By Paul R. Jones! Dusty Hernández-Harrison (34-0-1, 19 KOs) notched his fourth consecutive victory after pummeling Les “Lock ’N’ Load” Sherrington (38-15, 22 KOs) in 2 rounds on Saturday night at Tysons Playground in Vienna, Virginia.
The performance was one of Hernández-Harrison’s best since returning from two-and-a-half-year hiatus from the sport in 2019 after experiencing a handful of setbacks, including severing ties with Roc Nation, the tragic loss of a friend, and run-ins with the law.
Nevertheless, Hernández-Harrison has remained focused on turning his life around and getting back into title contention.
This fight, against Sherrington—an 18-year pro with over 50 fights—was the perfect opponent for Hernández-Harrison to gauge his progress on the comeback trial.
In the first round, Hernández-Harrison brought the fight to Sherrington, pressing forward as the fight’s aggressor.
And while Sherrington landed a few punches to the body, they were quickly negated by a sneaky counter left jab from Hernández-Harrison that downed an off-balance Sherrington early in the round.
After rising from the knockdown, Sherrington reengaged Hernández-Harrison by pumping his jab to the DC native’s face.
However, many of these blows were effectively parried by Hernández-Harrison who countered with a series of heavy shots before the end of the round.
In the second round, Hernández-Harrison closed the distance and landed a short, snapping left hook to Sherrington’s head before following suit another left to the Sherrington’s dome, which downed the Australian for a second time.
Sherrington would beat the count and continue, but the bout would be stopped moments later after Hernández-Harrison landed a lethal left hand to Sherrington’s temple. The blow downed Aussie for the third time, but this time Sherrington failed to beat the referee’s count.
When asked to grade his performance, Hernández-Harrison gave himself an “A, 100%,” but, of course, there were areas for improvement.
Most notably, Hernández-Harrison pointed to his physique, which he quipped resembled “a light heavyweight or cruiserweight,” rather than a super middleweight (the contracted weight).
“This is not a weight that I should be fighting at,” said Hernández-Harrison in our post-fight interview.
“Don’t get me wrong, I trained great for this fight,” he added. “It’s [just that] before I started training for this fight, I let myself get too big. That’s where I give myself an ‘F’.”
“No offense to Dusty,” said Sherrington, “but, he needs to get down to his normal weight, a much lighter weight.”
But on the bright side, it was clear that Hernández-Harrison has a lot left in the tank, making quick work of Sherrington using equal measures of intelligence, pressure, and power to remain unbeaten in 35 fights.
“[Dusty] can still fight at welterweight or junior middleweight and be a massive force as a big guy and big puncher,” said Sherrington in evaluating Hernández-Harrison’s performance.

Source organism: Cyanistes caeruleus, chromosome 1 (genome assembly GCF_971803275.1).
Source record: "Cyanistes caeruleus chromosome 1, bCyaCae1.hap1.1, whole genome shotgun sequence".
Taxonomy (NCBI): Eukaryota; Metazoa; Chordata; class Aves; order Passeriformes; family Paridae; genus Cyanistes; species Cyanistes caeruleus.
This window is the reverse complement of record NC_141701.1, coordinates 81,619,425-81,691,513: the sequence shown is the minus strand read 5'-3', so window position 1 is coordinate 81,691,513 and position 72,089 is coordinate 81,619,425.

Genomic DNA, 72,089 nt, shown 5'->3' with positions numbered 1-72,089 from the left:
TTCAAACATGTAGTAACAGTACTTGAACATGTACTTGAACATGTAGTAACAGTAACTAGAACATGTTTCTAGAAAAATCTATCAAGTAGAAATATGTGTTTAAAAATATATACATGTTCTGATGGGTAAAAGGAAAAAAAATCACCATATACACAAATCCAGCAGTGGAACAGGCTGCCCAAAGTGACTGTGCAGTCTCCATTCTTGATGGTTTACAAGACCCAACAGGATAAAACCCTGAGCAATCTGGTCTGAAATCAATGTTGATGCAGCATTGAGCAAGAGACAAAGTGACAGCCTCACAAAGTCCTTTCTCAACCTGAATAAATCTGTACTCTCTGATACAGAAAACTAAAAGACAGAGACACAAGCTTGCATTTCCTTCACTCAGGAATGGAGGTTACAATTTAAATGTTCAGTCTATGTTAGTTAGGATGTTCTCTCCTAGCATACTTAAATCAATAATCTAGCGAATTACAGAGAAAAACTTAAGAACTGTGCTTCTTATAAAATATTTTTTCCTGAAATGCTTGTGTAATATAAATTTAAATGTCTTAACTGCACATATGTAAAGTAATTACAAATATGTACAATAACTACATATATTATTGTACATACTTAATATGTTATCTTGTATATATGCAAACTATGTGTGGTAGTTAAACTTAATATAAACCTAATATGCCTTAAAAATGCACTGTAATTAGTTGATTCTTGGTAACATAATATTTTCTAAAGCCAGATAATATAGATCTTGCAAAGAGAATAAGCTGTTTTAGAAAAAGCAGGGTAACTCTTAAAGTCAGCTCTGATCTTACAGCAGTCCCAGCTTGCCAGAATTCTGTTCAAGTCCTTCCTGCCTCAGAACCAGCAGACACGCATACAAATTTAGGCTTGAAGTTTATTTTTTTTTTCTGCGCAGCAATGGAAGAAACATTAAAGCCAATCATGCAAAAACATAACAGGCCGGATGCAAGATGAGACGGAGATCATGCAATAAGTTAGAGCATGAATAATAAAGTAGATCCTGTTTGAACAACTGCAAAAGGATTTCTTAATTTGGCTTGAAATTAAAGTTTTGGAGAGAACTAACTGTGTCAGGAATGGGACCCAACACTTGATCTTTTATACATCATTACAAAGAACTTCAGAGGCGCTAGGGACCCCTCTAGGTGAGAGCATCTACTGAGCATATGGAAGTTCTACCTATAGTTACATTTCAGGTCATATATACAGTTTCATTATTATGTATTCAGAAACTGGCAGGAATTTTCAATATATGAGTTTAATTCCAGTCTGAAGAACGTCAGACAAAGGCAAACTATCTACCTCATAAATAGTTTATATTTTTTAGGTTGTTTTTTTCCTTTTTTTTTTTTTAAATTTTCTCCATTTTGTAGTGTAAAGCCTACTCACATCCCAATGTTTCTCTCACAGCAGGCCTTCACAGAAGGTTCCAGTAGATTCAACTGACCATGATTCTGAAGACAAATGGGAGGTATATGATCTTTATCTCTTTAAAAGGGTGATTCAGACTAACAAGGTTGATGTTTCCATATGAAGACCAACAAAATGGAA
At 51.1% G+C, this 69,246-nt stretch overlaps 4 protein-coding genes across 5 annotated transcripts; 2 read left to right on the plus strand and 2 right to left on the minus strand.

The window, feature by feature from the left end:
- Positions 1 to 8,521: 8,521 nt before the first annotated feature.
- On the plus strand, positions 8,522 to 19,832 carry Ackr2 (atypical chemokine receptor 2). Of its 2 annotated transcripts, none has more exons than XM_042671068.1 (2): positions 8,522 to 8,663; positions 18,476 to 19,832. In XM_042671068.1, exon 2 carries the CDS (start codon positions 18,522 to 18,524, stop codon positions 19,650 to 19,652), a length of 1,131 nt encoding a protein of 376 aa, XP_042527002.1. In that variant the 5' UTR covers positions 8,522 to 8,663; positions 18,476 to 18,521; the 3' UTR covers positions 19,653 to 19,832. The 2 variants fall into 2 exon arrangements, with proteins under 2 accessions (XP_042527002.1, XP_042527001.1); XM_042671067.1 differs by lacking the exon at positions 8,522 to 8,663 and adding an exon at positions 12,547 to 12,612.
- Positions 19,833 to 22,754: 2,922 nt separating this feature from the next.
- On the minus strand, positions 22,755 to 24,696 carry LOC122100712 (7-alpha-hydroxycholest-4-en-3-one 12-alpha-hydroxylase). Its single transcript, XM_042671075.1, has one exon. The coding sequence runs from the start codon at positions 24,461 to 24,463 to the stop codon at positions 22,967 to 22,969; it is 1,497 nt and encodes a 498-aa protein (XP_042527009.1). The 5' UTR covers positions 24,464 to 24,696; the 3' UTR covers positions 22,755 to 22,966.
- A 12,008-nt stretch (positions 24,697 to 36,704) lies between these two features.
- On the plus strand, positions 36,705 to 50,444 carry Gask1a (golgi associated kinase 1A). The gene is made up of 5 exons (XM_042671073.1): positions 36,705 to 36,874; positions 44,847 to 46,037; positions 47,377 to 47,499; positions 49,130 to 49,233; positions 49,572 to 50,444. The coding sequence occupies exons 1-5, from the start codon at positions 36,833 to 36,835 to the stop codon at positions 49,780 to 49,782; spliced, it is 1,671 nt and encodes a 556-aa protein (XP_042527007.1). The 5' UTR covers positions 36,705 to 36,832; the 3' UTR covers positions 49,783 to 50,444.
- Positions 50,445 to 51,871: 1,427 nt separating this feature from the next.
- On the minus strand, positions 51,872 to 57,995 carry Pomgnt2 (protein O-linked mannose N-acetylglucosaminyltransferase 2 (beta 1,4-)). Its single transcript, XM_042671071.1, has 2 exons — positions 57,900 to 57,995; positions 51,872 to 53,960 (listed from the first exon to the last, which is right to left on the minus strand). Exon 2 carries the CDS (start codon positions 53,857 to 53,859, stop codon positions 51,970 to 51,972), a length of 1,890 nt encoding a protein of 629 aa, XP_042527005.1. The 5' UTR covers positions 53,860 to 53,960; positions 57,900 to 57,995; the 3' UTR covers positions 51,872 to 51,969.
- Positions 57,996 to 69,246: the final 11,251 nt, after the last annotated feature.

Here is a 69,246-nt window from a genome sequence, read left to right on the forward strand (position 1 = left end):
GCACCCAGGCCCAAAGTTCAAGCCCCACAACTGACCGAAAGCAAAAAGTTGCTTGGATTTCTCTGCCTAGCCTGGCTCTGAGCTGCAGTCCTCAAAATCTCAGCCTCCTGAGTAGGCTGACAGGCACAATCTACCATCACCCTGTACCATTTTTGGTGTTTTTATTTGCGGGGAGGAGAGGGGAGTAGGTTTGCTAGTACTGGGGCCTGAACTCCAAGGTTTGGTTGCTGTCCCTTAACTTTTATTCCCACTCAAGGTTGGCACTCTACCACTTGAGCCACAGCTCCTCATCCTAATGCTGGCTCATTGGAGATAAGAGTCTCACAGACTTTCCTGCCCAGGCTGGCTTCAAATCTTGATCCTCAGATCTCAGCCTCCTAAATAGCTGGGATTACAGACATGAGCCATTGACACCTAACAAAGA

“He’s got a huge future. Very quick, very big, and very smart.”
But if Hernández-Harrison is to realize his potential, it will start with him getting down to his target weight of 154 pounds and fighting in the wide open junior welterweight division.
Then he’ll need to work his way up the rankings to get a shot at reigning champs Jermell Charlo (33-1, 17 KOs) and Jeison Rosario (20-1-1, 14 KOs) or even a former champ like Julian “J-Rock” Williams (27-2-1, 16 KOs).
Though, if he had his druthers, Hernández-Harrison would love to lock horns with Jarrett Hurd (24-1, 16 KOs) or Erickson Lubin (22-1, 16 KOs).
“[Hurd and Lubin are my] good friends, but it’s boxing,” said Hernández-Harrison.
“If we have to fight, we fight.”
Nevertheless, Hernández-Harrison knows that, in the near term, his biggest challenge will be gaining control of his waistline, which (for most of us, including this writer) is easier said than done.
“I know everyone says that,” said Hernández-Harrison.
“But, I’ve just got to come back and prove it.”
Other News and Notes
Other winners on the Hernández-Harrison v. Sherrington card:
• Steven Lopez MD4 “Raging” Robert Shackelford in a mild upset (Co-main event; 37-39 [twice], 38-38)
• Nathaniel “ASAP” Davis MD4 Varon Webb (40-36 [twice], 38-38)
• Ian Cokley MD4 Leo Alcantera in a questionable decision (38-37 [twice], 38-38)
• Dante Cox TKO3 Christopher Johnson in a dominant performance
• Mike “Silverback” Balogun KO1 Ado Baharalija in a fight with a strange ending, in which Baharalija insisted that he was hit behind the head with the blow that produced the stoppage
• Mazlum Akdeniz KO1 Elliott Brown courtesy of an explosive head shot that put Brown out for the count
• Akeem “Action” Jackson TKO4 Anthony Dave in a bout where it was clear from the fighter introductions that Dave was in for a long night
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About the Author: Paul R. Jones! is a long-time boxing writer and ringside photographer for East Side Boxing. A scientist by day and boxing writer by night, Paul covers the humorous, offbeat, and absurd from the sport of boxing. You can keep up with more of what Paul is thinking about on Twitter @boxingepicenter. You can also e-mail him at firstname.lastname@example.org.